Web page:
"Why are you still dressed?" Aron whispered into my ear, pushing me against his living room wall. I gave into his touch, all the while telling myself, Stop it, stop it, you won't be able to deliver the goods! "I wanna feel your skin next to mine," he said, pawing at my suit. "Come on man, whatta you waiting for?" Aron stepped even closer.
"Okay," I said. As I took off my jacket, I felt the coolness of the room hit my back. My dress shirt was drenched in sweat. I slowly undid the buttons until I was left in just my pants and undershirt. Aron's eyes moved down to my arms.
"What's this?" he asked, pointing to my skin.
"These things, hmm . . . they're stretch marks. I was once overweight and they appeared for some reason."
He stepped back. "Wow, I never would have thought you were fat looking at you in a suit. So how fat were you?"
My mouth was dry. "I was pretty big, 'cause I loved food. I'm Italian after all." I didn't want to tell him the real reason that I was taunted and battered in and out of my Brooklyn neighborhood by kids and adults who sensed that I was different. "I finally dieted and lost close to 100 lbs. It was difficult as hell but I'm glad I did it." The pain of hearing myself was unbearable. All my years in therapy and I still couldn't do shit with a guy.
Aron was now scanning my body, landing on my stomach. I didn't want him to see the scar tissue from the failed abdominoplasty, so I quickly made some excuse about needing to get home. I threw on my shirt and jacket and left.
- - -
The next day I thought hard about what had happened. I needed to do something else besides my usual therapy sessions--that was clear. I was 28-years old and nothing was working. I began furiously looking for inspiration of any sort, from obscure searches on YouTube to viewing day-time talk shows for inspiration from "expert" clinicians. But it was when I was scanning my old notebooks from graduate school that my eyes stuck on the subject of cognitive behavioral therapy. I reread what I had written a few years earlier about a specific technique called in-vivo exposure therapy, which progressively exposes a patient to an object that causes fear in the hope of minimizing that fear at each level of the exposure. Could this be helpful in my predicament? What if for the next few months I forced myself to take my clothes off in front of a mirror and just--stared?
With a bottle of chianti, an unhealthy supply of Xanax, and a few lit candles, I sat in front of a long length mirror, fully clothed, just looking at my face. I saw the inner-child staring out from the dark depths of my eyes. Old feelings kept creeping in, trying very hard to break down my determination. I struggled to stay focused.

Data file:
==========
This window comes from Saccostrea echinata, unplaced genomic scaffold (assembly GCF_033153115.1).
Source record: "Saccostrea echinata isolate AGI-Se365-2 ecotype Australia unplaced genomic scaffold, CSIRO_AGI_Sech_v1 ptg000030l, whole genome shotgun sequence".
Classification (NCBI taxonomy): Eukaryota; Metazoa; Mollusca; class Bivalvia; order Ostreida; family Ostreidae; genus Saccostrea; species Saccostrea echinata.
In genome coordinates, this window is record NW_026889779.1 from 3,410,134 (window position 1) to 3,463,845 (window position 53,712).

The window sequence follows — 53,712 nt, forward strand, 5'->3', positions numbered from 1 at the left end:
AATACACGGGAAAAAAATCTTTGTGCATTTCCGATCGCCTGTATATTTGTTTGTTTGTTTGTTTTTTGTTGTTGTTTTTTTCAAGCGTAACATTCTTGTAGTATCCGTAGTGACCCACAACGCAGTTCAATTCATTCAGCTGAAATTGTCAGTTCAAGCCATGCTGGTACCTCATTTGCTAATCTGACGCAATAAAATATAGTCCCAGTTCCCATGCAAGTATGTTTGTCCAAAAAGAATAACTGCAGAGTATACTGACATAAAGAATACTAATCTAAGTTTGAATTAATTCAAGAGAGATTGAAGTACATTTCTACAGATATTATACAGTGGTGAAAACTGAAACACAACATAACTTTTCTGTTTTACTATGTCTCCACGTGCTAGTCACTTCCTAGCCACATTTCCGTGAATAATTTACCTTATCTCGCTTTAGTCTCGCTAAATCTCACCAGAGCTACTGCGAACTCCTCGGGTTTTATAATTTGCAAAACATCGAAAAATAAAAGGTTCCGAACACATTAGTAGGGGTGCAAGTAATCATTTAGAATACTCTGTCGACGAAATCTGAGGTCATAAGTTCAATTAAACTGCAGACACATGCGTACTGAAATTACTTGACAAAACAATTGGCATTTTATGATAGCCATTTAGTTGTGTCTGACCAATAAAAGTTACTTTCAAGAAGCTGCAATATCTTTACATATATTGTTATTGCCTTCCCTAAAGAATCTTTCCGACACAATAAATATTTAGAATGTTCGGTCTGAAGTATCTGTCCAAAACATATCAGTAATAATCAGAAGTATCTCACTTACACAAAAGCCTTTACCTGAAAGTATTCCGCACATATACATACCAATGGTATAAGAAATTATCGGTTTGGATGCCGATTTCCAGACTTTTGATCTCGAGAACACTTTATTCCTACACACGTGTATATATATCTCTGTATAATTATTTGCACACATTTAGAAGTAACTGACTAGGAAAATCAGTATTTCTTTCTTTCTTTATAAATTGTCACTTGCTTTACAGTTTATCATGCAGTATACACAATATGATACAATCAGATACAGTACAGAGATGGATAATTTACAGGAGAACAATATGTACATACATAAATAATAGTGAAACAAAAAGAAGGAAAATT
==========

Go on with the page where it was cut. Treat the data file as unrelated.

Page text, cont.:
A few days passed before I stood in front of the mirror with pants and a sleeveless t-shirt--the same way I stood in front of Aron. I tried to think of my body positively. I stared at the stretch marks that ran down the underside of my upper arms. I could only bear to look at them for a minute or two without having to move away to take a deep breath. As parts of my skin became exposed, there was a compulsion to beat myself with my own fists. My heart was in my throat.
Days and weeks passed. Every night was the same thing: candles, sips of a dry cabernet, and standing or sitting in front of the mirror. Yet, each day brought me closer to feeling the words: I love you. By no means was there any perfection gained through the exercises, but old negative messages no longer filled my inner cavities with conviction, it was merely a song I once knew the words to, but now could just recall how to hum. Progressively, I was able to look into my eyes and see myself smiling back. I eventually stopped comparing myself to the Arons of the world and my abusers no longer held a space on my body. After 12 weeks, I could sit in front of the mirror entirely naked.
I made sure that the lighting in my room was set to dim when I slowly allowed my eyes to skim over my whole body. I started at the top of my forehead and worked my way down, resting every few seconds on a particular part and allowing my eyes to take it all in, while I continued to whisper I love you. Each part of my body in some way was a representation of masculinity and shame. It took many deep breaths until I was able to look at them without disgust and scorn. Eventually, I began to like what I saw.
- - -
Almost a year after my botched hookup with Aron, I started dating again. I met Luca online. He was visiting New York from Naples, Italy and we got coffee in the cafe of his hotel. Luca had a soft oval face with sandy hair and green eyes. His body frame was small and tight. He was no Aron, but neither was I. The fact that Luca wasn't in town for long created the perfect scenario to explore the work I had done. After some small talk, Luca invited me back to his room.
As soon as the door closed, he started taking off his clothes, leaving bits scattered at our feet. Luca's hair reminded me of the gruff men that I fantasized about as a teen. Without hesitation, I started to strip too. The cool air didn't sting my exposed flesh like it had before. Luca caressed me and held me tightly to his own naked chest. His hands inched their way to my waist, where he unbuttoned the top of my blue jeans before lowering the zipper. Run, run, I heard myself saying out of habit. But I didn't. I kept still, standing in front of him as he continued to kiss me. I loosened the elastic of my undershorts and they fell to the floor. Luca did the same. In a full embrace, as if inhabiting each other's shadows, I allowed my body to feel the wholeness of his touch.
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